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May 24

What’s in a Label?

 

Often times, people make assumptions about others that place them in a particular category of the mind and augments how interactions take place between them.  Labels are ascribed, male or female, gay or straight, married or single, etc.  While these are not the only choices, they are some of the cruder, more dichotomous choices that we make about others in deciding how we are to interact with them. In assigning those labels, that is the only conversation that is had.  People often times don’t seek beyond that label to find out more about the person.

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A close friend once said,

“Labels should be the door to conversation, not the conversation itself” -E.C.

That, my dear, is very true.

 

See, what happens when that label is assigned, nothing more is said.  That person is grouped in the category with which certain social and societal norms are placed and it groups how we as a people have come to accept them and how we in turn treat them.  Therefore, when we meet people that don’t neatly fit in previously defined categories, i.e. transgendered, bisexuals, long-term cohabitations; it tends to disrupt how we have preset ourselves to understand interactions.  How many times have you been puzzled while walking down the street trying to figure out if someone was a male or female? It may not have caused a severe disruption to your day or even morning, but it did give you pause because you were not sure how you should speak or even form basic pronouns to describe that person.  The brain was at a loss for words.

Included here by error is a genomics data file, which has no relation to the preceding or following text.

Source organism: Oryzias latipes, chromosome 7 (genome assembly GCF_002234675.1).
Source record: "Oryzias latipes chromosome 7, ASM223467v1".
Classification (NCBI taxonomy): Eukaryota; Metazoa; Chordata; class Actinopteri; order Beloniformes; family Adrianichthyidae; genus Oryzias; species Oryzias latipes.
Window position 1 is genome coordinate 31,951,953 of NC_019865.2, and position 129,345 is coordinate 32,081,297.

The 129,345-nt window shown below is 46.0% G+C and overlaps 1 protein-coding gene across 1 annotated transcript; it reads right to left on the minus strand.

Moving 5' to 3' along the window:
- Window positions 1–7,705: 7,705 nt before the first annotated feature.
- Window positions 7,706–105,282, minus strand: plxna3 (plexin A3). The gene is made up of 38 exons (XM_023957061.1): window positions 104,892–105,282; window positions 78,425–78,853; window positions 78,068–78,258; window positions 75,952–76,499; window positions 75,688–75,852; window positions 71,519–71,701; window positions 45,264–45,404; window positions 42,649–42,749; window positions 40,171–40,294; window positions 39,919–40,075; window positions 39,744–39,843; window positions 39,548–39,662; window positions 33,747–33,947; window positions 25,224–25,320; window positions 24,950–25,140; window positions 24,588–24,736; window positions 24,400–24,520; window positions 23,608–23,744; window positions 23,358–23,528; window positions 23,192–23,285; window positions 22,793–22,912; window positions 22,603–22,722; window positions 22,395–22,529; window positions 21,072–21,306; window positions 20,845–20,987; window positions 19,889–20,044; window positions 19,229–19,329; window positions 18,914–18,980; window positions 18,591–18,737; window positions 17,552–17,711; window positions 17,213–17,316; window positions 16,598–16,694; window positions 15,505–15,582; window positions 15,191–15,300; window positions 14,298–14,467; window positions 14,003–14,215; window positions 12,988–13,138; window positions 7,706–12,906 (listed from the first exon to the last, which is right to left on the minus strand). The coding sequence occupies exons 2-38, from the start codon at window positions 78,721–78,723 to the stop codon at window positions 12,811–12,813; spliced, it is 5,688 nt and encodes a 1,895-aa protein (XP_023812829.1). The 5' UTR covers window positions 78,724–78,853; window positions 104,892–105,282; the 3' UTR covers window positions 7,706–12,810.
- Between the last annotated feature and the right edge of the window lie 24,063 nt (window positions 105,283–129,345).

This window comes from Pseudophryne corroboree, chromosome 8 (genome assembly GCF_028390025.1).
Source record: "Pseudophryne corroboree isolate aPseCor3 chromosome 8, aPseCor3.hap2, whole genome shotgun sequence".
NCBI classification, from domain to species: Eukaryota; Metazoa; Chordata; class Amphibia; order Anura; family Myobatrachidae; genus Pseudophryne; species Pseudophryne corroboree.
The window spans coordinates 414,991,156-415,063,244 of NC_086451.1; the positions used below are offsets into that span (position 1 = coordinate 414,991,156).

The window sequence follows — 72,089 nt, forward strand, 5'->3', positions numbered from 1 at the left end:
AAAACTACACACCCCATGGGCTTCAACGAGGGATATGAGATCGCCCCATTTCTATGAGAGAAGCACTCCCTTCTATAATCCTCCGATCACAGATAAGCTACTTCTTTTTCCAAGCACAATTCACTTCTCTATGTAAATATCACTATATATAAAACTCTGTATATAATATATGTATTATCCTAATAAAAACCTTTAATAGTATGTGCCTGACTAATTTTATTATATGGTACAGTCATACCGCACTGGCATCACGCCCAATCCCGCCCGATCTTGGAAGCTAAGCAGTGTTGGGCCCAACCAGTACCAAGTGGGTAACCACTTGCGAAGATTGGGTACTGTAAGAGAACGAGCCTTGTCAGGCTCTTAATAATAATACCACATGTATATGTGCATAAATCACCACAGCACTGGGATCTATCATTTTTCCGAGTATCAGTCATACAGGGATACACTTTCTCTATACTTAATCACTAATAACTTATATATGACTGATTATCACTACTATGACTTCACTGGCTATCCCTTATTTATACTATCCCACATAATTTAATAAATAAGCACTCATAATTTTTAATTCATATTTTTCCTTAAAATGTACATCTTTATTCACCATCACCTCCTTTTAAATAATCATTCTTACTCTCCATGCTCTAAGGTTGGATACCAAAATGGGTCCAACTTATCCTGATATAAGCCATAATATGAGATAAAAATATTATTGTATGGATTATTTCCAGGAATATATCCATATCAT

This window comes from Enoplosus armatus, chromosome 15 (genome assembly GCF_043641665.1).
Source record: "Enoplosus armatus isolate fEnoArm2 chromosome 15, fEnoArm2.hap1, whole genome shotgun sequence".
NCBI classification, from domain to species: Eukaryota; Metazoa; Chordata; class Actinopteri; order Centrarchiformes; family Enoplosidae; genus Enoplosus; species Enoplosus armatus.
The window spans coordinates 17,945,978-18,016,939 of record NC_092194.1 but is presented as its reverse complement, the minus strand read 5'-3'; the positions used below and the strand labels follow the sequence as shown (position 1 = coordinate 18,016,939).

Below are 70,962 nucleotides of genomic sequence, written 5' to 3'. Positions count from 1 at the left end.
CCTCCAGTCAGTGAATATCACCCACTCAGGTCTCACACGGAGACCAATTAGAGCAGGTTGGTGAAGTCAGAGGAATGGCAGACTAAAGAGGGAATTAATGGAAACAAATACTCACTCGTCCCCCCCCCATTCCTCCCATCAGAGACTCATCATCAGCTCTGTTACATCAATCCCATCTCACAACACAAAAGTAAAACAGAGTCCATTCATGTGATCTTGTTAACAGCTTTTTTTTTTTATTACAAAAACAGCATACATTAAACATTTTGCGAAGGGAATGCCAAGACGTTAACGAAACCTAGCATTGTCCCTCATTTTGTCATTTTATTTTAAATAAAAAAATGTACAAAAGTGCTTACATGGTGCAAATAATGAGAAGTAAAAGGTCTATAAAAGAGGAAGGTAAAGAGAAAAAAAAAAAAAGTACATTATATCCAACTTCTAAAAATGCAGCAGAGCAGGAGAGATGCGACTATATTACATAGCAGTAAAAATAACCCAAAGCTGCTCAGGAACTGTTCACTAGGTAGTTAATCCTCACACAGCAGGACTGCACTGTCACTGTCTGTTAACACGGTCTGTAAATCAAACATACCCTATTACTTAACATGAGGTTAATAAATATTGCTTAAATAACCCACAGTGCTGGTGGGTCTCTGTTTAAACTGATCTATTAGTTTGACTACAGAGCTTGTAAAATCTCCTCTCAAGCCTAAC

When we come across people who identify, or even choose not to identify as a preset category, that should not be the end of the conversation that we have in our minds about how to treat or accept that person.  For heteroflexible male, it means that he doesn’t have to fit our preconceived connotations of masculinity in a male dominated, heterosexual world.  For a woman who identifies as homosexual, it means that she has the freedom and flexibility to be more than a label more than a title.  For the gender queer, pansexual, transsexual, it means sexuality and gender comes in many forms, shapes, and sizes.  Not just three discreet categories. There is a continuum from heterosexuality to homosexuality just as there is a continuum between femininity and masculinity with no right or wrong points to be at.  We each define our own sexuality, and if anything that gay pride has taught us is that its okay to be you. No matter how you define that label, because it’s the one label that will never change.

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